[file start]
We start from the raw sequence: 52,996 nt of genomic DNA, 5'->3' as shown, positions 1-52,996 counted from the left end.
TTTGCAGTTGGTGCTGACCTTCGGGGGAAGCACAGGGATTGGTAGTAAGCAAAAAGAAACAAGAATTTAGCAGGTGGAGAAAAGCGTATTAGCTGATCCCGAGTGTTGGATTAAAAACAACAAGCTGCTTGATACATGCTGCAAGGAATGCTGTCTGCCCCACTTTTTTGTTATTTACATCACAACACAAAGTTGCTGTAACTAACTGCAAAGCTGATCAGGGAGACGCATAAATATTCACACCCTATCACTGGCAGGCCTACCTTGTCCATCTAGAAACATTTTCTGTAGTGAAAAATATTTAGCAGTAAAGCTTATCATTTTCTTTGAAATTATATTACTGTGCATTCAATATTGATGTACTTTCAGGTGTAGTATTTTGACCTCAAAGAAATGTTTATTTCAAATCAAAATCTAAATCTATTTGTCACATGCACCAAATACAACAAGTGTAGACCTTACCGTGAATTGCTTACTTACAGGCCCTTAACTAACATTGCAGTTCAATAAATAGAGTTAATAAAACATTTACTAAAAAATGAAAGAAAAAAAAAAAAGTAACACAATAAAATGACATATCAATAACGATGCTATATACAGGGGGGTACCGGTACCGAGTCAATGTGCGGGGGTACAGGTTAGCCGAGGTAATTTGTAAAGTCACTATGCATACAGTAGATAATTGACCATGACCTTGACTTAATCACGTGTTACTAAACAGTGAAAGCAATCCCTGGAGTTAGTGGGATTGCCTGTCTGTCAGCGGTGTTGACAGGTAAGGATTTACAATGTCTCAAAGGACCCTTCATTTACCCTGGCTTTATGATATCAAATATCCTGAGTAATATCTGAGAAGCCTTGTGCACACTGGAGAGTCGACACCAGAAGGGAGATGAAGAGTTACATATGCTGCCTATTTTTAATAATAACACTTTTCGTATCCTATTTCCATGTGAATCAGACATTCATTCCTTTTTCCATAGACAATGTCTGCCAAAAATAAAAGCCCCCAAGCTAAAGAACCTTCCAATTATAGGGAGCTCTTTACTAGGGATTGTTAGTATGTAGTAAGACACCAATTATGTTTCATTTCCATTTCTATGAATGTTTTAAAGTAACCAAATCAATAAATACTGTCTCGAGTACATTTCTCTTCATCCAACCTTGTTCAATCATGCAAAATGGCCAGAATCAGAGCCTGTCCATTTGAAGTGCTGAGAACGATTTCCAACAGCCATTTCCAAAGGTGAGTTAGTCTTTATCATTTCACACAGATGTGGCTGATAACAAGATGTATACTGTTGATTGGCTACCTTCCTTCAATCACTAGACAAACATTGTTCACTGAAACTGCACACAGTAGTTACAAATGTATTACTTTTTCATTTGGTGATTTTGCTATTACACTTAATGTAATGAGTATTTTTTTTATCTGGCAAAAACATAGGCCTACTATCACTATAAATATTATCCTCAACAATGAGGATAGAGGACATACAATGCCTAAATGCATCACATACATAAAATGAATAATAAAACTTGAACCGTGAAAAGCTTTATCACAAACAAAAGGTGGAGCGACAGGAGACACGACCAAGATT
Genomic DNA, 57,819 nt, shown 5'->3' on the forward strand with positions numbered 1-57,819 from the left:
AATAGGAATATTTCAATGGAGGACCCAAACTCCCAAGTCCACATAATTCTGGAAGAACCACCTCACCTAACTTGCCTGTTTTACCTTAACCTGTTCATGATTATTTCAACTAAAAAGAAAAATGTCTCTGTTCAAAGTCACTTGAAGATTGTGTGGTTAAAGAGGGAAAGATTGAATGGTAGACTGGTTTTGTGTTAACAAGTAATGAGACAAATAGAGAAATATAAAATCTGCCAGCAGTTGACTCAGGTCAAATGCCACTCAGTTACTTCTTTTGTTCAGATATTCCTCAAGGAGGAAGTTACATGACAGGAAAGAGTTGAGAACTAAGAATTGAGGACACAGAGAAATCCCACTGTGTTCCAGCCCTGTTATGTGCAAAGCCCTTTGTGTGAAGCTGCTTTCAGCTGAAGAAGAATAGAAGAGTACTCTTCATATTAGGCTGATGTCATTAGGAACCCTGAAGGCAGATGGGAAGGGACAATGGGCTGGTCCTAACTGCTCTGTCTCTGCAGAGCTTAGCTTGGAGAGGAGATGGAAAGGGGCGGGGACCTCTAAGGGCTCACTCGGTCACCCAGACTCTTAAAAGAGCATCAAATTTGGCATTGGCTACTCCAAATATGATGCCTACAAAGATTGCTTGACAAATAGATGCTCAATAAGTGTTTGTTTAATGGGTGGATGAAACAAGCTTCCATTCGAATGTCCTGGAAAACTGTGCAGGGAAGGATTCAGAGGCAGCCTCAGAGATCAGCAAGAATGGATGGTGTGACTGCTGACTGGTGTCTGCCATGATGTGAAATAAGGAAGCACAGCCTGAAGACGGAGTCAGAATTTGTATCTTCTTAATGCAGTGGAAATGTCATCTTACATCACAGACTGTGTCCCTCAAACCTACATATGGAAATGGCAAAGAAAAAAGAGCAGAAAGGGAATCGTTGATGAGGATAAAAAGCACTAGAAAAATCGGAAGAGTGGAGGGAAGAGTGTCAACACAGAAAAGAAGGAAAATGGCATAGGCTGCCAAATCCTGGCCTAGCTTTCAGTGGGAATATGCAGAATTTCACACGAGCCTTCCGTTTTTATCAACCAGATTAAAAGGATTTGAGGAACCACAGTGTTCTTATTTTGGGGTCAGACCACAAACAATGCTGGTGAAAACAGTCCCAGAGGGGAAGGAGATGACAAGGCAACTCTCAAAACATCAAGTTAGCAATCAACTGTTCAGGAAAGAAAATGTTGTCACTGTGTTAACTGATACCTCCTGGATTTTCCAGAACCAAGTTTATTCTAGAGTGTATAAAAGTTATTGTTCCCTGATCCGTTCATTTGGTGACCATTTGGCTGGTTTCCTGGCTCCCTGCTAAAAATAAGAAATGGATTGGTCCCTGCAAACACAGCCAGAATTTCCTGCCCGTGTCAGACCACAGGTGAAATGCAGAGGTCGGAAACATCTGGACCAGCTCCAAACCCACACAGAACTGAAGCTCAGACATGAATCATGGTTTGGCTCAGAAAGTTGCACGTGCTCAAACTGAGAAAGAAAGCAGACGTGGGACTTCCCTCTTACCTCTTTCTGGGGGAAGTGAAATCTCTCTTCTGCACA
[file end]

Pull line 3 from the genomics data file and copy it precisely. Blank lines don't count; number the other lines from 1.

Genomic DNA, 57,819 nt, shown 5'->3' on the forward strand with positions numbered 1-57,819 from the left: